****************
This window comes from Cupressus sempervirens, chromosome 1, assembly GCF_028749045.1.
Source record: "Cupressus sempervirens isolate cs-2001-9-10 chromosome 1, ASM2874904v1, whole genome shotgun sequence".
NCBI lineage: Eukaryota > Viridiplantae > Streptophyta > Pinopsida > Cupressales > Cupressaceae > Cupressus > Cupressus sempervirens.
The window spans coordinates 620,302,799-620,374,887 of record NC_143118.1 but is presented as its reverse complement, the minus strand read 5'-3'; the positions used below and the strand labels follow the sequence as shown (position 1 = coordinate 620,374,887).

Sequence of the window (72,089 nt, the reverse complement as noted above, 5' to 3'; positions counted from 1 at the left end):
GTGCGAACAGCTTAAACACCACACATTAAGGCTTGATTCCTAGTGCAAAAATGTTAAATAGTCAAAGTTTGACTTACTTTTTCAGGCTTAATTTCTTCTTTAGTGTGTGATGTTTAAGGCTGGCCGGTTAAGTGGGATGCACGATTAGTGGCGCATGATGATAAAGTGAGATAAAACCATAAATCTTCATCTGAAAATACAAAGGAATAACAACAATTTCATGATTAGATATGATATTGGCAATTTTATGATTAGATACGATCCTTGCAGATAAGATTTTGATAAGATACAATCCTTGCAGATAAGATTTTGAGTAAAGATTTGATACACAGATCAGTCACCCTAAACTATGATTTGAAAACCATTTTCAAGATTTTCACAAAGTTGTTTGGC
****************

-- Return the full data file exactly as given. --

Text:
This window comes from Cupressus sempervirens, chromosome 1, assembly GCF_028749045.1.
Source record: "Cupressus sempervirens isolate cs-2001-9-10 chromosome 1, ASM2874904v1, whole genome shotgun sequence".
NCBI lineage: Eukaryota > Viridiplantae > Streptophyta > Pinopsida > Cupressales > Cupressaceae > Cupressus > Cupressus sempervirens.
The window spans coordinates 620,302,799-620,374,887 of record NC_143118.1 but is presented as its reverse complement, the minus strand read 5'-3'; the positions used below and the strand labels follow the sequence as shown (position 1 = coordinate 620,374,887).

Sequence of the window (72,089 nt, the reverse complement as noted above, 5' to 3'; positions counted from 1 at the left end):
GTGCGAACAGCTTAAACACCACACATTAAGGCTTGATTCCTAGTGCAAAAATGTTAAATAGTCAAAGTTTGACTTACTTTTTCAGGCTTAATTTCTTCTTTAGTGTGTGATGTTTAAGGCTGGCCGGTTAAGTGGGATGCACGATTAGTGGCGCATGATGATAAAGTGAGATAAAACCATAAATCTTCATCTGAAAATACAAAGGAATAACAACAATTTCATGATTAGATATGATATTGGCAATTTTATGATTAGATACGATCCTTGCAGATAAGATTTTGATAAGATACAATCCTTGCAGATAAGATTTTGAGTAAAGATTTGATACACAGATCAGTCACCCTAAACTATGATTTGAAAACCATTTTCAAGATTTTCACAAAGTTGTTTGGC